Given the vital importance of the information held within corporate and government databases it is surprising that the security of these databases is often of unknown provenance, at least as far as those charged with information security duties are concerned.
I am not setting out to offend an entire section of the IT industry by picking on database administrators. However, I believe database administrators and security managers need a better mutual understanding so that the security of these vital resources can be improved without overly database performance.
One of the common refrains I hear from database administrators is that they are unable to implement security mechanisms as the associated performance hit is too high. It is not my intention to explore the various intrinsic database security mechanisms or to discuss their strengths and weaknesses. My purpose here is to suggest methods of securing information while shifting the burden of securing databases from the administrators and not excessively impacting performance.
Over the past couple of years, the mysteries of database security have been brought towards the mainstream of information security. This move towards the mainstream is in part due to the increased focus of talented security researchers on the security of databases.
Their work has highlighted a number of vulnerabilities within the well-known database products ranging from design flaws through to traditional buffer overflows within the database applications themselves. Unfortunately, their work has also identified that database suppliers are not, in general, as diligent in patching as the major operating systems suppliers.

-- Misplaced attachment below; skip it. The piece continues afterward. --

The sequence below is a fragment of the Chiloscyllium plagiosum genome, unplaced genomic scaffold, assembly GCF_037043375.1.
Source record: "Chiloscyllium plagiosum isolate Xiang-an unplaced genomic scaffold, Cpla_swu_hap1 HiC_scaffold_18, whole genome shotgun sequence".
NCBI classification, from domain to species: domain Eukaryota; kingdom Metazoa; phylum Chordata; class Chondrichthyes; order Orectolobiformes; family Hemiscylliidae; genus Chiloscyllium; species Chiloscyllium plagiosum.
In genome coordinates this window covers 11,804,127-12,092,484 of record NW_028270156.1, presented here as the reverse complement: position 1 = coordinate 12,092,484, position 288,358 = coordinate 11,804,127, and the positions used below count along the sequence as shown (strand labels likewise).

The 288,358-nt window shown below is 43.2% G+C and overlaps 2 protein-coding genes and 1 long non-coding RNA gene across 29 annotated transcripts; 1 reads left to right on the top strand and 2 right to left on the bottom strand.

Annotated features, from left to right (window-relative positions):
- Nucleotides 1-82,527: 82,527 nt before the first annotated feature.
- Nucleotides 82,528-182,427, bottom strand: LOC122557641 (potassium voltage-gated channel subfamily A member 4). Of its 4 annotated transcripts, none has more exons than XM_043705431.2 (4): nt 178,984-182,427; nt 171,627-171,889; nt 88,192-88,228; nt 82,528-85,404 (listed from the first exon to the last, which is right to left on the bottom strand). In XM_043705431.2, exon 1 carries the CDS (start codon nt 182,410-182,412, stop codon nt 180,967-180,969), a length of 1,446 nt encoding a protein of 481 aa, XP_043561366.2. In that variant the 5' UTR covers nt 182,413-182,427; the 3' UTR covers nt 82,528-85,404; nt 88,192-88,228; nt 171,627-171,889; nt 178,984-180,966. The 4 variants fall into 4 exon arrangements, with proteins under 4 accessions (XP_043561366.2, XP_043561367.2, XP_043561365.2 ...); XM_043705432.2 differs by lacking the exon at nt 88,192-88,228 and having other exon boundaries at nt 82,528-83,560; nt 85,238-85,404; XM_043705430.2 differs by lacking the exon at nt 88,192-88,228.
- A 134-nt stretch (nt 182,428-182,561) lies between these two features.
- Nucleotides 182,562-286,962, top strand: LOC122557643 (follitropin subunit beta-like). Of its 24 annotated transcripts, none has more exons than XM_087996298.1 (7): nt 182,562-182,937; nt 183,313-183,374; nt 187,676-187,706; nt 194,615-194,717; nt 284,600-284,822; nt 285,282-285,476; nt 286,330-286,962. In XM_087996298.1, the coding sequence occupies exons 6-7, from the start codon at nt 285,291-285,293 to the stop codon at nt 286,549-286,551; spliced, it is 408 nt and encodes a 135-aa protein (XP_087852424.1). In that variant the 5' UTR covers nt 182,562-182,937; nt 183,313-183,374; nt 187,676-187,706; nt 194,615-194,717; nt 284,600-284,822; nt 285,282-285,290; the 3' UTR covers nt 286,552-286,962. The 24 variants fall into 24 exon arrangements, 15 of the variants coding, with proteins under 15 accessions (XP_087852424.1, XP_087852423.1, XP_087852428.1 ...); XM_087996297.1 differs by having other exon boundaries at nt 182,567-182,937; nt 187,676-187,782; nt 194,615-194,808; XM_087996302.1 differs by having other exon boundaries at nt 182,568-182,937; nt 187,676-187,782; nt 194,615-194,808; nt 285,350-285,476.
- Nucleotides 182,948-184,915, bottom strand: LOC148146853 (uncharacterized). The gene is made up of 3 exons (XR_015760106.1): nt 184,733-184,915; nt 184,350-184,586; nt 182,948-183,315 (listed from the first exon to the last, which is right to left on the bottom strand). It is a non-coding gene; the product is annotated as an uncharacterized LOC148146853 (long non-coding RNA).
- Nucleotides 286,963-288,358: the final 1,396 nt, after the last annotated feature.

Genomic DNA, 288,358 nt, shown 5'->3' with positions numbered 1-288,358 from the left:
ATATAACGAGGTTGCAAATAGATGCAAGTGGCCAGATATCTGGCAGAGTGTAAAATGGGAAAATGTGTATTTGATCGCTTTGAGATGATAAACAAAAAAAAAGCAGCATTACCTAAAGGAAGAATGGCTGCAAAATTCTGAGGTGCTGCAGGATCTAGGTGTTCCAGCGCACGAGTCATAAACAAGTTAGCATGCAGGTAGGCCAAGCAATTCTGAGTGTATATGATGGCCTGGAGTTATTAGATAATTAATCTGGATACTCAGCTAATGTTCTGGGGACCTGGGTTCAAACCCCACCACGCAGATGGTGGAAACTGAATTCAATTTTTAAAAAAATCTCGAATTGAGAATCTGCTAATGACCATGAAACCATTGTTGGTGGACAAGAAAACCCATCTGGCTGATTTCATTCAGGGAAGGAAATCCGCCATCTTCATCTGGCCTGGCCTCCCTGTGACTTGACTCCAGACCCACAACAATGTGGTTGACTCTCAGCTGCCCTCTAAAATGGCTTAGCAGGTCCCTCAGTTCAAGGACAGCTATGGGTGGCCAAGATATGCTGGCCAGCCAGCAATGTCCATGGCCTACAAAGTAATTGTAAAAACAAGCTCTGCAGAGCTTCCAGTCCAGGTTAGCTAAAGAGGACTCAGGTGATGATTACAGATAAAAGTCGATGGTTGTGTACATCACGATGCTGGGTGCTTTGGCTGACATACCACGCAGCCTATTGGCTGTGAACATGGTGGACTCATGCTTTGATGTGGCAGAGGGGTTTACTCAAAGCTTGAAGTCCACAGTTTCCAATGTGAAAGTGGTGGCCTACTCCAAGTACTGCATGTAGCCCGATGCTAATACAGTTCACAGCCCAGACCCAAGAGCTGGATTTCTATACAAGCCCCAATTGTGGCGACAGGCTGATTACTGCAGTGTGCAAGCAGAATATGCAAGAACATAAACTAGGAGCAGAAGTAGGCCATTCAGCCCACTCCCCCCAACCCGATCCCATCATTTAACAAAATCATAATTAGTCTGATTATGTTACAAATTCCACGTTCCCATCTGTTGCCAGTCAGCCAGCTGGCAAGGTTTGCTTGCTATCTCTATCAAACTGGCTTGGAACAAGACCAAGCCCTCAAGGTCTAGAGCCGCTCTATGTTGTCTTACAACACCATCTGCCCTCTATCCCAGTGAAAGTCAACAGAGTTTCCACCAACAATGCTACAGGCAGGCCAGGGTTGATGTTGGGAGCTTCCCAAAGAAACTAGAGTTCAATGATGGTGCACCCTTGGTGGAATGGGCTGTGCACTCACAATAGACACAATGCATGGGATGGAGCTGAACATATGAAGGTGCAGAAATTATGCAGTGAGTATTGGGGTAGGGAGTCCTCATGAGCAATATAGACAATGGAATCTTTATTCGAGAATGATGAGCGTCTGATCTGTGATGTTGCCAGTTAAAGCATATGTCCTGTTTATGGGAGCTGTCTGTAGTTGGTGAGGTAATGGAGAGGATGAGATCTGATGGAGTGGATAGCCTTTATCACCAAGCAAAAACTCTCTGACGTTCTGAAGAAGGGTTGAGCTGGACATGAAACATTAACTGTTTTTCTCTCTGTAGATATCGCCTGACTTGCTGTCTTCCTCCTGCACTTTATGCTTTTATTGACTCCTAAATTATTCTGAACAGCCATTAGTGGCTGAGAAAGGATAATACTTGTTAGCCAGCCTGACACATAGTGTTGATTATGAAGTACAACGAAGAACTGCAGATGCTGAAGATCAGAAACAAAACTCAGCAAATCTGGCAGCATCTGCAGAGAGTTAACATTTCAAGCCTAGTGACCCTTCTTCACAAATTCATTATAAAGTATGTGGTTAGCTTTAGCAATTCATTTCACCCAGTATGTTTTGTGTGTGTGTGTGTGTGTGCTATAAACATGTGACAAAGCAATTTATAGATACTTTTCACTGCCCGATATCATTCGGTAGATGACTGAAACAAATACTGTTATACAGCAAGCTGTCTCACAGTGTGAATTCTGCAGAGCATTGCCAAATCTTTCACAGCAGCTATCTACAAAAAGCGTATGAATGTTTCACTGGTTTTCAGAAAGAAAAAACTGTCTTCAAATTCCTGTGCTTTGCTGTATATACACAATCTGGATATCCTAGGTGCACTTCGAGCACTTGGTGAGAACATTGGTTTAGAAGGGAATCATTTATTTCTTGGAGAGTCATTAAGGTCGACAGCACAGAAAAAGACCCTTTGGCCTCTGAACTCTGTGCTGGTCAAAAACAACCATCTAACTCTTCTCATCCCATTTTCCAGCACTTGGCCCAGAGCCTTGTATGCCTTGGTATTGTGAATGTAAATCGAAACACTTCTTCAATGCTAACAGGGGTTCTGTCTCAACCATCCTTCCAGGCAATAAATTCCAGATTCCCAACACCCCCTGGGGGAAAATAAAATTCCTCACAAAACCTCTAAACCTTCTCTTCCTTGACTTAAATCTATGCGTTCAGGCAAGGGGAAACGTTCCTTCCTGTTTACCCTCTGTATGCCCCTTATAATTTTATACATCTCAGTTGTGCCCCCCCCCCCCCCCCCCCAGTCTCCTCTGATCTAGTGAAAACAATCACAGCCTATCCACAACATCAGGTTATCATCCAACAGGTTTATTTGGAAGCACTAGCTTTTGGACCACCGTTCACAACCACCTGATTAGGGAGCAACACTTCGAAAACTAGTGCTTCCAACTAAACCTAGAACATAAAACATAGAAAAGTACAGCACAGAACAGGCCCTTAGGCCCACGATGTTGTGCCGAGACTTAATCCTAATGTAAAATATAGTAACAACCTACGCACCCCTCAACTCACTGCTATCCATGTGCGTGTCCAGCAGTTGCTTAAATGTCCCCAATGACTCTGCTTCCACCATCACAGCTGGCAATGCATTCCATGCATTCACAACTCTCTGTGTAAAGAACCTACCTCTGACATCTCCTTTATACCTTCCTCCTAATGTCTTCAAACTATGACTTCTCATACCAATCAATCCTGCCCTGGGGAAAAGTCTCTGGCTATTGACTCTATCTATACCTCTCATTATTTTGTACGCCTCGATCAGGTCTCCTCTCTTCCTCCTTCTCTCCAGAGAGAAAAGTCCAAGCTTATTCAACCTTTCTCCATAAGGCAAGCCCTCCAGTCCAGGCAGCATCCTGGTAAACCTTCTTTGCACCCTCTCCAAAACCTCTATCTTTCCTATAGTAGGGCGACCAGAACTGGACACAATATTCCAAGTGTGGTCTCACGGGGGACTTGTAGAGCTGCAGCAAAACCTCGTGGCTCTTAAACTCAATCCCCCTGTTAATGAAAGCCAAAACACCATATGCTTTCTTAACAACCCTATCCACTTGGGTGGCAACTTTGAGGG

Technology, although it is not the whole answer, can help to secure databases. For example, companies such as Guardium and Secerno offer database firewalls that control the traffic flowing to and from databases based on a comprehensive understanding of the underlying database communications.
These tools understand the SQL statements being passed to the bac-end database and can reject those that are considered dangerous. If the thought of a relatively immature technology making access decisions that could prevent your mission-critical systems accessing the information they rely upon is a little disturbing, then you could use these tools in a monitoring mode until confidence levels increase.
Alternatively, a database audit trail that is completely outside the control of the database administrators may itself be the goal it certainly provides a greater degree of separation of duties than relying on the intrinsic database audit functionality.
In addition, a number of tools for performing automated security audits of databases are available. They cater for the common flavours of database and provide comprehensive reports of security vulnerabilities together with suggested remediation activities.
Taken in conjunction with a baseline of good practices, including database and host hardening, appropriate vetting of database administrators, effective user management, and patching, the tools discussed here can help to reduce the risks of one of your most precious assets - your information - being compromised through poor or untested database security measures.
Lee Newcombe is a principal consultant at Capgemini